Food items or nutrients that may prevent Type 2 diabetes

A person’s diet can greatly impact his likelihood of getting Type 2 diabetes – if he eats unhealthy food items, he increases his risk; if he maintains a healthy diet, then his risk is greatly decreased. However, this does not mean that a person gives up sweets entirely or eats flavorless food for the rest of his life: An important aspect of diet is paying attention to certain food choices, especially carbohydrates. Following some diets, such as the Mediterranean diet, can help manage this.

Losing weight, together with healthy food choices, can significantly reduce the risk of diabetes.

Some food items that a person should eat more include:

  • Healthy fats – found in nuts, olive oil, fish, flaxseed, and avocados
  • Fruits and vegetable – go for fresh, the more colorful the better
  • High fiber cereals and whole grains
  • Fish and shellfish
  • High-quality protein – includes eggs, beans, and unsweetened yogurt

Conversely, he/she should eat less:

  • Trans fats – found in partially hydrogenated or deep-fried foods
  • Packaged and fast foods – especially those high in added sugars
  • White bread and refined cereals, pasta, and rice
  • Processed meat and red meat
  • “Low-fat” products that use added sugar as an additive

Of the macronutrients, carbohydrates have the greatest impact on blood sugar levels. A good rule of thumb is to focus on high-fiber complex carbohydrates, which are digested more slowly. This prevents the body from making too much insulin. Some high-fiber alternatives include:

  • Brown or wild rice, riced cauliflower
  • Sweet potatoes, yams, cauliflower mash
  • Whole-wheat pasta, spaghetti squash
  • Whole-wheat and whole-grain bread
  • High-fiber cereals
  • Steel-cut or rolled oatmeals
  • Leafy green vegetables

Treatments, management options for Type 2 diabetes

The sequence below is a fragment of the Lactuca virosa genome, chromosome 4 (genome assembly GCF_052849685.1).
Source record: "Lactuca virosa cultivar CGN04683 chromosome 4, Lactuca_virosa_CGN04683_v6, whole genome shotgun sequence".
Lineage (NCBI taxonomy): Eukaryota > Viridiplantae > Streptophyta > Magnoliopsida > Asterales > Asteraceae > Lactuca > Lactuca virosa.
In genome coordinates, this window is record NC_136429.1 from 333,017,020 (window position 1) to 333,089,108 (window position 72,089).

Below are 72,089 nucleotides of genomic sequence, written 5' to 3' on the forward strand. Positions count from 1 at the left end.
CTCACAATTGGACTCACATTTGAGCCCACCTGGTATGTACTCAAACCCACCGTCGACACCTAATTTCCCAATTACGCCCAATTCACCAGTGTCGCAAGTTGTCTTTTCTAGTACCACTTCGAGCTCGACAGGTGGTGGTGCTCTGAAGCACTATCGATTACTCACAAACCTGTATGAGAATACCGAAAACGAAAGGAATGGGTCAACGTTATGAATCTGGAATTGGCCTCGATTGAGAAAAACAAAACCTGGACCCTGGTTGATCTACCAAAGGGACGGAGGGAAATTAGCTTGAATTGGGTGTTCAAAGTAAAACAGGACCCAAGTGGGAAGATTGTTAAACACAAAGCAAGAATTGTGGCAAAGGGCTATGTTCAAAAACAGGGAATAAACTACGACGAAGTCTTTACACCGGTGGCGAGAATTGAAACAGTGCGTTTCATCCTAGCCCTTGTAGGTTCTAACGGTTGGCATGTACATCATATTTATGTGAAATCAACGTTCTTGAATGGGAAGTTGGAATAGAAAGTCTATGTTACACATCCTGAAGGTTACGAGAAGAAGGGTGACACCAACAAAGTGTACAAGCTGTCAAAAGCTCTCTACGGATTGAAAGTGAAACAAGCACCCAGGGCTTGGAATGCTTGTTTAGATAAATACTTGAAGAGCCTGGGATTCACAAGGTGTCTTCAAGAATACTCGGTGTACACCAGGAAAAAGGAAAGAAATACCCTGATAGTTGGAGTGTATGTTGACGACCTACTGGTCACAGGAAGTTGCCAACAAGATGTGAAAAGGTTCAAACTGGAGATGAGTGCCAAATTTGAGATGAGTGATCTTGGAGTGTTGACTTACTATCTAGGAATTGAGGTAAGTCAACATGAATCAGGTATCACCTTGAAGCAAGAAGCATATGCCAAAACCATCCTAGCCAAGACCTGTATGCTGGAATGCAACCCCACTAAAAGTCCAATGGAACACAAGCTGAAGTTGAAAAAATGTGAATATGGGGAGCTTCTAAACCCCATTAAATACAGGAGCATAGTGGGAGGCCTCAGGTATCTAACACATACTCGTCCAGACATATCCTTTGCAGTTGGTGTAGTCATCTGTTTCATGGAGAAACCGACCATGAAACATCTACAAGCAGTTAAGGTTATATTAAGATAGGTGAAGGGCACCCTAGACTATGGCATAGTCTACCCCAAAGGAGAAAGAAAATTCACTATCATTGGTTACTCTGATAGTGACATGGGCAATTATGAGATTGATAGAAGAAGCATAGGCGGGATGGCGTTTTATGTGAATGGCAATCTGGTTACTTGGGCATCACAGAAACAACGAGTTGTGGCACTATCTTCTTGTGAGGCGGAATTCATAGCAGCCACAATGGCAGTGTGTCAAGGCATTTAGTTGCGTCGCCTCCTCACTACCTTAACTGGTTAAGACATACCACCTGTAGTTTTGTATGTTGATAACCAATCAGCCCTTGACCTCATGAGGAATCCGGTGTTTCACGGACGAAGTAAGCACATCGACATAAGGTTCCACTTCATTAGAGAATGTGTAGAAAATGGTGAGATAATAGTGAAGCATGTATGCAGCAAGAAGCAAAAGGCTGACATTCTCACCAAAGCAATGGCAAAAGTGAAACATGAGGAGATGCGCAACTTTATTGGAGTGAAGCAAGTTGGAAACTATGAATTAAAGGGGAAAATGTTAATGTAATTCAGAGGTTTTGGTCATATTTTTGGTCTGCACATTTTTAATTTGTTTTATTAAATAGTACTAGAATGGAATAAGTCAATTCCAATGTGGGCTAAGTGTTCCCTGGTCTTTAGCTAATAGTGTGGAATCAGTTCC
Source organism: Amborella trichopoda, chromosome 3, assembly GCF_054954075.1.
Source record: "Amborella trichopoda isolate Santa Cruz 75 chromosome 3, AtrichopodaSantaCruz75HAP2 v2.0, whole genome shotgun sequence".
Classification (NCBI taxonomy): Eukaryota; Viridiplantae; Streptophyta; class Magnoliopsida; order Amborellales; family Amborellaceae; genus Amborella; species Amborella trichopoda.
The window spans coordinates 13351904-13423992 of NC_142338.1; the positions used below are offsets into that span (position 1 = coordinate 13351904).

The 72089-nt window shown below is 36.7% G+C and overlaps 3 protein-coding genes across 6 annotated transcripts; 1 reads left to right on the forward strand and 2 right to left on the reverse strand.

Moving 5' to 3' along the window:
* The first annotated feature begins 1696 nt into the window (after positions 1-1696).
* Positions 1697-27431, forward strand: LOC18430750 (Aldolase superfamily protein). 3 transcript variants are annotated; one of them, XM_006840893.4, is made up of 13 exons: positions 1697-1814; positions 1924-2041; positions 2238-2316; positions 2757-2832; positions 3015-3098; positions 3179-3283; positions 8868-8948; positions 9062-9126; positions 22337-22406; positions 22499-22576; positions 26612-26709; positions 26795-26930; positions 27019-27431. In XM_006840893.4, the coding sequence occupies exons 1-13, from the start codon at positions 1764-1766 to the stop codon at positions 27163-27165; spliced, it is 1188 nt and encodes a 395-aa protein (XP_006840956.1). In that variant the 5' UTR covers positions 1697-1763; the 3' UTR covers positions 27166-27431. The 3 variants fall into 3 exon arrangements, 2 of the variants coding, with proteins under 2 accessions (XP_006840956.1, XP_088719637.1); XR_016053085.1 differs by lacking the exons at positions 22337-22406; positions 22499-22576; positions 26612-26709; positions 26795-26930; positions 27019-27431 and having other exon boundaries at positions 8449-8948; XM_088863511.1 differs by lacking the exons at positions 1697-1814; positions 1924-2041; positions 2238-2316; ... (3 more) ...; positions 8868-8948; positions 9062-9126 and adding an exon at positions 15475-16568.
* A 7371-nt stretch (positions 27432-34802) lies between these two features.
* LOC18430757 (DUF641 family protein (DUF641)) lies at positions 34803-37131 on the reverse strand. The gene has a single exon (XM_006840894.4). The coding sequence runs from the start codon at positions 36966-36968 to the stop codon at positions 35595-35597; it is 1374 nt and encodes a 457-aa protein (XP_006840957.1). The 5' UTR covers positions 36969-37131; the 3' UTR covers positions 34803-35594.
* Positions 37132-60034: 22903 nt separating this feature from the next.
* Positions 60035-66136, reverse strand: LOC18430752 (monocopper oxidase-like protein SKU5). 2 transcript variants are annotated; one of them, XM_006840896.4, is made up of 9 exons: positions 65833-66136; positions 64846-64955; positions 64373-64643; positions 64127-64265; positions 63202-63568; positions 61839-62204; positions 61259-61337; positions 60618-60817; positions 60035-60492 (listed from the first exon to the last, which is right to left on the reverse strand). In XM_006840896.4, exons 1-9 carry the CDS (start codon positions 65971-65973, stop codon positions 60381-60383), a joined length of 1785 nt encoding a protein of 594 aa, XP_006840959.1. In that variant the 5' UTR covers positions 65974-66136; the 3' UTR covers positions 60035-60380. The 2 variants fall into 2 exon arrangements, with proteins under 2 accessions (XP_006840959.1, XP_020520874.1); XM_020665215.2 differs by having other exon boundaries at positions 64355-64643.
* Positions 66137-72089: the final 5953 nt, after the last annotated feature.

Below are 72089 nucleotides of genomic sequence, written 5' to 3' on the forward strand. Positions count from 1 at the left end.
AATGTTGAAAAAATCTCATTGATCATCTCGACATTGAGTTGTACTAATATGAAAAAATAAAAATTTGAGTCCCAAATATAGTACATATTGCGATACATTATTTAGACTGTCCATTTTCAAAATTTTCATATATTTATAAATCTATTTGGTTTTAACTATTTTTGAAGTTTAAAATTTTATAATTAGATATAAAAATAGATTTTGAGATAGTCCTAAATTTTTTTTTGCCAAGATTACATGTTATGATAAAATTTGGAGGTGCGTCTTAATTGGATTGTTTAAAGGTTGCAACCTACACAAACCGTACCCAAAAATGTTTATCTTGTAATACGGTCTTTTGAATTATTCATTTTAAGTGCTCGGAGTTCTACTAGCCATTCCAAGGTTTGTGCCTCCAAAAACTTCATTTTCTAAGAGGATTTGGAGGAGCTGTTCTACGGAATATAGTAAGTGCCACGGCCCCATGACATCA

In addition to a healthy diet, an increased physical activity also reduces the likelihood of getting the disease, even if you already have prediabetes or have a family history of diabetes. To note, a person should aim for 30 minutes of moderate physical activity in a day. Some examples include brisk walking, bike riding, and swimming.

Overweight people who lose at least seven percent of their body weight can greatly reduce their risk of diabetes. It also develops a healthier heart, more energy, and improved self-esteem.

Where to learn more

Summary

Type 2 diabetes is the most common form of diabetes mellitus.

People with Type 2 diabetes have a condition called insulin resistance, where the body does not use insulin properly to transport glucose into cells for energy.

In the U.S., 95 percent of all diabetes cases are Type 2 diabetes.

Type 2 diabetes is often seen in people over 45 years, but the latest trends have seen development as early as children, teens, and young adults.

Type 2 diabetes may seem asymptomatic at first, but it can lead to multiple organ damage, as well as disability and even death.

Losing weight, together with healthy food choices, can significantly reduce the risk of Type 2 diabetes.

Sources include:

Diabetes.org

CDC.gov

NIDDK.NIH.gov

MayoClinic.org 1

MayoClinic.org 2

HelpGuide.org